LOCAL, STATE LAW STEP IN
Efforts by local governments and state lawmakers are starting to provide more of a legal framework for how growers of medical marijuana must operate.
Rifle’s City Council, for example, recently passed a wide-ranging medical marijuana ordinance. Among its numerous provisions, it prohibits growing marijuana in dispensaries and allows grow operations only in areas zoned as light industrial.
Both Carlos and Cameron Wilcox, co-owner of Herbal Outfitters in Rifle, said they have their own growing operations in different locations than their dispensaries. And both spoke in support of the idea of limiting growing operations to certain parts of town.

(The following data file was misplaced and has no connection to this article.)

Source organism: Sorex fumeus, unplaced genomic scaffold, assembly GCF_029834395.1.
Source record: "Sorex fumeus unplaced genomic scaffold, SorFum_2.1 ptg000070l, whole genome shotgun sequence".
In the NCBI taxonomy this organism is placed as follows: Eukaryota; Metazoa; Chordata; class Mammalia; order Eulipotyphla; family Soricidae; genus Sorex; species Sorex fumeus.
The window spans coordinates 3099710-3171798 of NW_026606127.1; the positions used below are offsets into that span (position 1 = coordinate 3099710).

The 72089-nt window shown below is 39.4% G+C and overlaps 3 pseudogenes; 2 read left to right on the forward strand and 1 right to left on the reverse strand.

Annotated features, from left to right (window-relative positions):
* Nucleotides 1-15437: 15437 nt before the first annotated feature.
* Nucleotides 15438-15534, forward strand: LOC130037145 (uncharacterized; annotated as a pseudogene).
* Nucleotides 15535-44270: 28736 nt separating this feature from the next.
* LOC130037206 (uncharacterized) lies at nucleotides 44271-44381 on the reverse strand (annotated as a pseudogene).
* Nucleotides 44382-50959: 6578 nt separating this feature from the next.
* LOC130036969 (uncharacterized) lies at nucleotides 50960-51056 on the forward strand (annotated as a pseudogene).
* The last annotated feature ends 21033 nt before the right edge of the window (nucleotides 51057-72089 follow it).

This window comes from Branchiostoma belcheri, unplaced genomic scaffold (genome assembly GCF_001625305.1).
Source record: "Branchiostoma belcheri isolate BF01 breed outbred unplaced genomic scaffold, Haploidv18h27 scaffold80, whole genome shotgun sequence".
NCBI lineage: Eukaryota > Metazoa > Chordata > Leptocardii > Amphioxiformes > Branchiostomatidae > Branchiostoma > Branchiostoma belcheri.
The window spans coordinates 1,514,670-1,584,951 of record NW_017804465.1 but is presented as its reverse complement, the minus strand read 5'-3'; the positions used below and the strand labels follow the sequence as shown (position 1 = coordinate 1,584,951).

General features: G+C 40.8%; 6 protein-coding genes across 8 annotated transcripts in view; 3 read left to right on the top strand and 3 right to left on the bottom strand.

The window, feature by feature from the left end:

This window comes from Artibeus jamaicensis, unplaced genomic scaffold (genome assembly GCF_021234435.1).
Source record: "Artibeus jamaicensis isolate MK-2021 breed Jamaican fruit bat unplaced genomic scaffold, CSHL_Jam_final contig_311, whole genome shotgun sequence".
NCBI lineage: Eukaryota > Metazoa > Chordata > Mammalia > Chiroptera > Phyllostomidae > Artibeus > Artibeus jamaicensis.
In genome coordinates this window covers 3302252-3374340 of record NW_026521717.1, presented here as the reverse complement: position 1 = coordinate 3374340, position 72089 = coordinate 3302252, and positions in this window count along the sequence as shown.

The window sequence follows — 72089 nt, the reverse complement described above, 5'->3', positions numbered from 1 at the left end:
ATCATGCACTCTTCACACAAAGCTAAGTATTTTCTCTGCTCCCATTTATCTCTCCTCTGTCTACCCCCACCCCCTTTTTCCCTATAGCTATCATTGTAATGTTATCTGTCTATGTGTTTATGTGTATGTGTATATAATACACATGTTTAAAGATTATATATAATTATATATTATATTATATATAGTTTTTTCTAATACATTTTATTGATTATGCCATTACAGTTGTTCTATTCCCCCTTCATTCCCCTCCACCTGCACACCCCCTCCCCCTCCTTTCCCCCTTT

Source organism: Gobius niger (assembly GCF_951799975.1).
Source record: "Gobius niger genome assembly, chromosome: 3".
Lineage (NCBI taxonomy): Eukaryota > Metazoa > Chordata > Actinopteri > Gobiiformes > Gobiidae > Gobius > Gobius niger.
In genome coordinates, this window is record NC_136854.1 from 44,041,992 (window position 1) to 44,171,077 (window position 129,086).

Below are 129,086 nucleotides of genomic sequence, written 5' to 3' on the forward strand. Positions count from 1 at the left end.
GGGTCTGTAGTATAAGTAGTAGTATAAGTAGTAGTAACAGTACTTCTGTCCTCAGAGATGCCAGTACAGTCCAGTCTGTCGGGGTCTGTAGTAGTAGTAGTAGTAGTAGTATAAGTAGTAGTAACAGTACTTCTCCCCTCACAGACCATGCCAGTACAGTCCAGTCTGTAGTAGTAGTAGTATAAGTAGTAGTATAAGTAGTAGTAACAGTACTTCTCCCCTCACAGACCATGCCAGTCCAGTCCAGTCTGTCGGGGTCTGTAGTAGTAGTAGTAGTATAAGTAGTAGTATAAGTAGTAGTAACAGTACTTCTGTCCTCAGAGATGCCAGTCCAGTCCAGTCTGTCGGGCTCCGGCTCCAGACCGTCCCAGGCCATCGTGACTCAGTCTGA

Carlos said such operations aren’t appropriate for residential areas, and things such as having proper venting and safely wiring the electricity needed to run a lot of grow lights are valid concerns for municipalities.
Such a concern arose at the Grand Junction Census Bureau office when employees reported becoming sick from a foul odor, and police found a medical-marijuana-growing operation in the same building.
Rifle’s ordinance stipulates that growers must have proper ventilation and odor-control measures and adequate wiring, among other public safety requirements.
Vicente thinks the state Constitution allows primary caregivers serving just a few patients to grow marijuana anywhere. He compares it to making beer at home.